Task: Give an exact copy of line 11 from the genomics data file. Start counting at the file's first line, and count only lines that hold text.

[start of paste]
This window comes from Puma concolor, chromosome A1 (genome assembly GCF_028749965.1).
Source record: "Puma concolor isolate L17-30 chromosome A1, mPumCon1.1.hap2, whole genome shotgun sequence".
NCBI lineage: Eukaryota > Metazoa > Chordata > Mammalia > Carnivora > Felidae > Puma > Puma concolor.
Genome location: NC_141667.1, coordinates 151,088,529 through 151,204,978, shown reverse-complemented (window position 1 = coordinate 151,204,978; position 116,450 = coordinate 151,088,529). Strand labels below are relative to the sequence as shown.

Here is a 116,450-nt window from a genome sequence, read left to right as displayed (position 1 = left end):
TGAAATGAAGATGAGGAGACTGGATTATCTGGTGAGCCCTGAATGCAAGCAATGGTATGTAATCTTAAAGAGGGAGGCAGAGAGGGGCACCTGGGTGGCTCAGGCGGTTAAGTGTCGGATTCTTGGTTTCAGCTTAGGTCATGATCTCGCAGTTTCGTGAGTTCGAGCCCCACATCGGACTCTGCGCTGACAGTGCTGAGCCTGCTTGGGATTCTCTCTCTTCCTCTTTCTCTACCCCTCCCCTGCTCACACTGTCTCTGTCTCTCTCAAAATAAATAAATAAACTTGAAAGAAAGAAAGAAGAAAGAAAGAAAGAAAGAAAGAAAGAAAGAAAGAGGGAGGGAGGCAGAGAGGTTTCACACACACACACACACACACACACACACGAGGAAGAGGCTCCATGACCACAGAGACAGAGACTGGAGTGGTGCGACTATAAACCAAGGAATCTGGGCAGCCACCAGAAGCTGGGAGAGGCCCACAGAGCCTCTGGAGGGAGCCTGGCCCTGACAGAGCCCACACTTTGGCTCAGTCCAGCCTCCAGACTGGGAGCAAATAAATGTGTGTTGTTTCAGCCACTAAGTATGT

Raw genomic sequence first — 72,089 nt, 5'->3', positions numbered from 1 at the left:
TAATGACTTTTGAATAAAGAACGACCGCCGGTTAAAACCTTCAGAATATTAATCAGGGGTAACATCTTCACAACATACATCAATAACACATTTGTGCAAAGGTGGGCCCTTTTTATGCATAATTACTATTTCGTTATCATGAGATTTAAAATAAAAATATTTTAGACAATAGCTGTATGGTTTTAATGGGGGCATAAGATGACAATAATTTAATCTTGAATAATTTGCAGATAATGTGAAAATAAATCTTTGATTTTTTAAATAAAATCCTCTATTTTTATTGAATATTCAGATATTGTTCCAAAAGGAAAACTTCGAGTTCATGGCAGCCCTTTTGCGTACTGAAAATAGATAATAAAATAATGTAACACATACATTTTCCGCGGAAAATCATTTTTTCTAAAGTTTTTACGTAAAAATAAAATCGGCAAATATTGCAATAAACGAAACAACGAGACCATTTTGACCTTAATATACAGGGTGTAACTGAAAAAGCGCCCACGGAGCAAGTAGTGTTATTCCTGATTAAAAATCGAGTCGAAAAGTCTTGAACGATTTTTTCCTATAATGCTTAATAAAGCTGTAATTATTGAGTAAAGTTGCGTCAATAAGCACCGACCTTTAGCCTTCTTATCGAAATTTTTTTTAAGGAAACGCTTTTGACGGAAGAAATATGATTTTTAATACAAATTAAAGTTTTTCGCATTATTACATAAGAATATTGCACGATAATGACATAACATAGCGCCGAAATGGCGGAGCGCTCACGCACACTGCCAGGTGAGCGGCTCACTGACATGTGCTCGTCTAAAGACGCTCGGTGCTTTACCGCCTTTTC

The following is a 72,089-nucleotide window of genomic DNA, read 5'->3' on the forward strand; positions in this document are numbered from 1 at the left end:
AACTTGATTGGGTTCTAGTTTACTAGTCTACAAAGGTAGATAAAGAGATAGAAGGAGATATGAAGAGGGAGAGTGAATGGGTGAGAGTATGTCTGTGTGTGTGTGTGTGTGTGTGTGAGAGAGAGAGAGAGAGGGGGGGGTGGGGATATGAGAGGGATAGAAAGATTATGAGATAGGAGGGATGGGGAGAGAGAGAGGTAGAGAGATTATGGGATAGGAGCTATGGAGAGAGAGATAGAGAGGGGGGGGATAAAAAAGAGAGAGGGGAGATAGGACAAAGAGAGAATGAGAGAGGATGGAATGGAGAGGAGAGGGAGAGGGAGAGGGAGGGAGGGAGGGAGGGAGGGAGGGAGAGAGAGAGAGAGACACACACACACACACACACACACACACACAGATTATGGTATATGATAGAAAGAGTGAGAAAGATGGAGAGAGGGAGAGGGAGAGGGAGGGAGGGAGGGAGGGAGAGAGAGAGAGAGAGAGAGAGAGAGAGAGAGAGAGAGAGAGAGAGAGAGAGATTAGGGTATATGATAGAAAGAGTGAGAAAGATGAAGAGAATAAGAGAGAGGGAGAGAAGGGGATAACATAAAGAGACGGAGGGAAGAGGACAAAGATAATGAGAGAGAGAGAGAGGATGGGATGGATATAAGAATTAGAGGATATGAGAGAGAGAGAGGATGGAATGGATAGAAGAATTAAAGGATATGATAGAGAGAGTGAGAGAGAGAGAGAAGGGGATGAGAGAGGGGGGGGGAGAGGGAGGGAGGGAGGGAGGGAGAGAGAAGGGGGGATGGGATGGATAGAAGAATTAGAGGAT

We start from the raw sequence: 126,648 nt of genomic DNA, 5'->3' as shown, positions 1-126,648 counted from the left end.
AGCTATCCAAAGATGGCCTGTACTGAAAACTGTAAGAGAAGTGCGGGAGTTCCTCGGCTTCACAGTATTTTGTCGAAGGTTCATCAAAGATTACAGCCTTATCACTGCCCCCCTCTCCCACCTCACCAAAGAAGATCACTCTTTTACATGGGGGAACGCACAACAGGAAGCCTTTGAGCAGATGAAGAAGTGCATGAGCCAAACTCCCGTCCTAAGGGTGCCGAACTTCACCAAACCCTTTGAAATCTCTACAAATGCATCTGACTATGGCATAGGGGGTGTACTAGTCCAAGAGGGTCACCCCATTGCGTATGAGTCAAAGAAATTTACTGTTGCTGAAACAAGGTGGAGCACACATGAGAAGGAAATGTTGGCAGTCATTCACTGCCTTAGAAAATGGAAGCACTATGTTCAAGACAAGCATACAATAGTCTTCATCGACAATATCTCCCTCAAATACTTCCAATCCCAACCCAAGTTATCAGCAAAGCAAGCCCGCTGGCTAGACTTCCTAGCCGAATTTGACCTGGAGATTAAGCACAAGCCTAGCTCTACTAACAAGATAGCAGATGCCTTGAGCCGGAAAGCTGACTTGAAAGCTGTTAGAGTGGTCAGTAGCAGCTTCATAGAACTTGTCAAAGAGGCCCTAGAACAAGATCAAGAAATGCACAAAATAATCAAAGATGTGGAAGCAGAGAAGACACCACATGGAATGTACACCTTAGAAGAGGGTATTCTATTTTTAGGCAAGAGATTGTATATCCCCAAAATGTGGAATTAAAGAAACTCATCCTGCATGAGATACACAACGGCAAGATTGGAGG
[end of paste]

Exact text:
We start from the raw sequence: 126,648 nt of genomic DNA, 5'->3' as shown, positions 1-126,648 counted from the left end.